The Colorado Rockies are back at Coors Field starting today, and fans are hoping the boys of summer will return to the same form as last season, when they made it to the playoffs. There will be another return to form this year, though, taking place in the basement of the ballpark, where the brewers at The Sandlot ply their trade.
"We're taking the taproom back," jokes Tom Hail, who has worked at the Sandlot for more than twenty years.
What he means is that the brewery will no longer produce the many Blue Moon specialty beers that it had been brewing for the previous decade at the behest of the Coors-owned subsidiary. Although the famous Belgian wit beer got its start at the Sandlot — as Belly Slide Wit — most of Blue Moon's specialty beers are now brewed at Blue Moon's River North location, which opened in 2016 (the flagship beers are made at Coors plants).
Instead, the Sandlot will go back to making the German-style lagers that were once the house specialty, along with some other old favorites and new recipes. On Opening Day, those beers will include the Rockies' 25th Anniversary Vienna Lager, Where the Helles Bill, Smalls Pils, Naptime Stout and Wicked Hop IPA. Baseball fans will also be able to get Rightfield Red, one of the original beers the Sandlot made in 1995.
And for the first time, some of those beers will be available at the Rooftop bar, Hail says.
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The change means that the Sandlot may also be able to get back to its award-winning ways. Between 1995 and 2014, the Sandlot won 43 medals — most for German-style lagers, many with weird names — at the Great American Beer Festival before being shut out in 2015 and 2016. But in 2017, the Sandlot came roaring back with So Long and Thanks for All the (Smoked) Fish, which won a medal in the smoked-beer category. Including new recipes and old favorites, Hail and fellow brewer Mike Miller make about 1,500 barrels of beer per year.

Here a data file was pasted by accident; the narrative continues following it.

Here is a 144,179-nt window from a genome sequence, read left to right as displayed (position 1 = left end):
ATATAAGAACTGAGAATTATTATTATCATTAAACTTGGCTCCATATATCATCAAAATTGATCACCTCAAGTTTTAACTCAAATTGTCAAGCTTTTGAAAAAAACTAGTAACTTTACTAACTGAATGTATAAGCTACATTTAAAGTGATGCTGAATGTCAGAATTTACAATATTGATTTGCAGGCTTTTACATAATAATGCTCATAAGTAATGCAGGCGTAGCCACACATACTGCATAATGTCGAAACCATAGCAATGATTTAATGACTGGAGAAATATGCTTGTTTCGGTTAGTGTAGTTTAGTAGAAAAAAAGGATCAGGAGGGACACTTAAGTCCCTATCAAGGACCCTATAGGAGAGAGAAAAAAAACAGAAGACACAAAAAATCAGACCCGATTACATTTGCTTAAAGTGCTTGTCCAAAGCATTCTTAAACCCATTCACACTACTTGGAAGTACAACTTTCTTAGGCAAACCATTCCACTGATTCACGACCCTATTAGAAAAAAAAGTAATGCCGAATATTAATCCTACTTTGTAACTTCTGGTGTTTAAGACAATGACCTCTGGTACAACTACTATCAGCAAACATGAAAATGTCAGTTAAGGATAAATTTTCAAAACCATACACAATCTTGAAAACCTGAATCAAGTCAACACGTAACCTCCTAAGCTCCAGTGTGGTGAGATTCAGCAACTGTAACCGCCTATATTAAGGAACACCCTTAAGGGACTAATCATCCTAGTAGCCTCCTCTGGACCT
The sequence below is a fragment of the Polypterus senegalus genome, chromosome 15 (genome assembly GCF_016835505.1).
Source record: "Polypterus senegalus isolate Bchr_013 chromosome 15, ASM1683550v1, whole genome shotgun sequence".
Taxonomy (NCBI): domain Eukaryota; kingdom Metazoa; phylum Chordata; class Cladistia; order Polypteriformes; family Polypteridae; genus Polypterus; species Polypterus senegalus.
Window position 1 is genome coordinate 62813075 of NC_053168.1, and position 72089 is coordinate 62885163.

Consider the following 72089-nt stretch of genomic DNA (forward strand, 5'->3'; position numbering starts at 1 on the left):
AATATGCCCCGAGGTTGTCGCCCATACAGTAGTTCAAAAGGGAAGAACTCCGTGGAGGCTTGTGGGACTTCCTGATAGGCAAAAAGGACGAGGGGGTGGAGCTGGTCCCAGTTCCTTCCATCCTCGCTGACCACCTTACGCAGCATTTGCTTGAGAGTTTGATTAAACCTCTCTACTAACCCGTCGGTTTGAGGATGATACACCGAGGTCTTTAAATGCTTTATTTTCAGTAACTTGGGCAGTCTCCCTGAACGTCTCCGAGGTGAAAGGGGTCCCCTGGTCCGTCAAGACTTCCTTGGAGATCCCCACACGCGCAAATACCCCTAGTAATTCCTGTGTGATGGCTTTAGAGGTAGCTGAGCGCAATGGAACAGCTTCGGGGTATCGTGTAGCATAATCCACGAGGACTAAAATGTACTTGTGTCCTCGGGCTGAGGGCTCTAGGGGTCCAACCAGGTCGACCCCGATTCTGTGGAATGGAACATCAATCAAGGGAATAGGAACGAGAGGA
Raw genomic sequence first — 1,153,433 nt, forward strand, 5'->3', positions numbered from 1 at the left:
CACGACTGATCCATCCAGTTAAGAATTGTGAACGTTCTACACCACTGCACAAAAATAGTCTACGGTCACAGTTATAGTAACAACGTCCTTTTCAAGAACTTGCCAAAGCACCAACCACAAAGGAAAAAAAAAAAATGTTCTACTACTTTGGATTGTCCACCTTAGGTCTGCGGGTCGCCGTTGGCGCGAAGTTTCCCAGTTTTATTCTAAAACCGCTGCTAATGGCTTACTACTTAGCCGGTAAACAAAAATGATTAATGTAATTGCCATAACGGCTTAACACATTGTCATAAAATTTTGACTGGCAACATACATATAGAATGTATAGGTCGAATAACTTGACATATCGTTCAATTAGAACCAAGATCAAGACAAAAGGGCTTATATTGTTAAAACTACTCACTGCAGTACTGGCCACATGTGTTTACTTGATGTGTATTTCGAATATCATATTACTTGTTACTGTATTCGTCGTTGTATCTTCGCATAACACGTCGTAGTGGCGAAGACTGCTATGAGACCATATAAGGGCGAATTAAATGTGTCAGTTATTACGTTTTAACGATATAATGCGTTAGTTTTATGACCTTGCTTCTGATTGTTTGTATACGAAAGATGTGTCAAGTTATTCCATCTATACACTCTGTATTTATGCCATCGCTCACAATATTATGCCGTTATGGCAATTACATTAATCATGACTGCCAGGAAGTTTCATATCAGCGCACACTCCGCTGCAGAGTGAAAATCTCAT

The Sandlot is located on the first floor and in the basement of an old warehouse at 2145 Blake Street that was restored and incorporated into the architecture of Coors Field in 1995. The five-story brick building, built in 1913, was called the Banker's Warehouse and housed the Student Movers company from 1974 until 1993. Much of the original brick and cement are still there, including parts of the warehouse loading dock.